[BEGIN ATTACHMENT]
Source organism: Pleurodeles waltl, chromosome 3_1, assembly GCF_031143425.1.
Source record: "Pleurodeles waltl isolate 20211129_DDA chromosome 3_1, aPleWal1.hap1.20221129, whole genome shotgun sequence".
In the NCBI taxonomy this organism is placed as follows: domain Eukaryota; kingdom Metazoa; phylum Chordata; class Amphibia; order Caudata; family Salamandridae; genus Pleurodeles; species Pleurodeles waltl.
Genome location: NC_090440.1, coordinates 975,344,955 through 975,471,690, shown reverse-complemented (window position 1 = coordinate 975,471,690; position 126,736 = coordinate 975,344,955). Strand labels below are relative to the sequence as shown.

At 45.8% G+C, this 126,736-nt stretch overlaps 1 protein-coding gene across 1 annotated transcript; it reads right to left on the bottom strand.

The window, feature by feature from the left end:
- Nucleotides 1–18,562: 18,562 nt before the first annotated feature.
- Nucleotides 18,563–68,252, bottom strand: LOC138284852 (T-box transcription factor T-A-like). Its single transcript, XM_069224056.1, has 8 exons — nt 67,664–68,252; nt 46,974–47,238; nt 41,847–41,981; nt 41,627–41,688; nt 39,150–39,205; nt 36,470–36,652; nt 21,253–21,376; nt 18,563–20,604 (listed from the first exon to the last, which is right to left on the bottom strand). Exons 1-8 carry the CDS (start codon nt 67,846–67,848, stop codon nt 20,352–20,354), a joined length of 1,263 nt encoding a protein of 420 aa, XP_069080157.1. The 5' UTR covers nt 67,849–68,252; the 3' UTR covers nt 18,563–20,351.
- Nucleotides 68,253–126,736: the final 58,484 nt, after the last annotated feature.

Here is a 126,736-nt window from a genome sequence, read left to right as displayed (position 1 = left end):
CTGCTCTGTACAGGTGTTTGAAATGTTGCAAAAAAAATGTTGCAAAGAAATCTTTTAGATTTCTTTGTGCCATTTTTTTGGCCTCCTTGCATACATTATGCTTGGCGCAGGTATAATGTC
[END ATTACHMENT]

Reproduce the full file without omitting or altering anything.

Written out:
Source organism: Pleurodeles waltl, chromosome 3_1, assembly GCF_031143425.1.
Source record: "Pleurodeles waltl isolate 20211129_DDA chromosome 3_1, aPleWal1.hap1.20221129, whole genome shotgun sequence".
In the NCBI taxonomy this organism is placed as follows: domain Eukaryota; kingdom Metazoa; phylum Chordata; class Amphibia; order Caudata; family Salamandridae; genus Pleurodeles; species Pleurodeles waltl.
Genome location: NC_090440.1, coordinates 975,344,955 through 975,471,690, shown reverse-complemented (window position 1 = coordinate 975,471,690; position 126,736 = coordinate 975,344,955). Strand labels below are relative to the sequence as shown.

At 45.8% G+C, this 126,736-nt stretch overlaps 1 protein-coding gene across 1 annotated transcript; it reads right to left on the bottom strand.

The window, feature by feature from the left end:
- Nucleotides 1–18,562: 18,562 nt before the first annotated feature.
- Nucleotides 18,563–68,252, bottom strand: LOC138284852 (T-box transcription factor T-A-like). Its single transcript, XM_069224056.1, has 8 exons — nt 67,664–68,252; nt 46,974–47,238; nt 41,847–41,981; nt 41,627–41,688; nt 39,150–39,205; nt 36,470–36,652; nt 21,253–21,376; nt 18,563–20,604 (listed from the first exon to the last, which is right to left on the bottom strand). Exons 1-8 carry the CDS (start codon nt 67,846–67,848, stop codon nt 20,352–20,354), a joined length of 1,263 nt encoding a protein of 420 aa, XP_069080157.1. The 5' UTR covers nt 67,849–68,252; the 3' UTR covers nt 18,563–20,351.
- Nucleotides 68,253–126,736: the final 58,484 nt, after the last annotated feature.

Here is a 126,736-nt window from a genome sequence, read left to right as displayed (position 1 = left end):
CTGCTCTGTACAGGTGTTTGAAATGTTGCAAAAAAAATGTTGCAAAGAAATCTTTTAGATTTCTTTGTGCCATTTTTTTGGCCTCCTTGCATACATTATGCTTGGCGCAGGTATAATGTC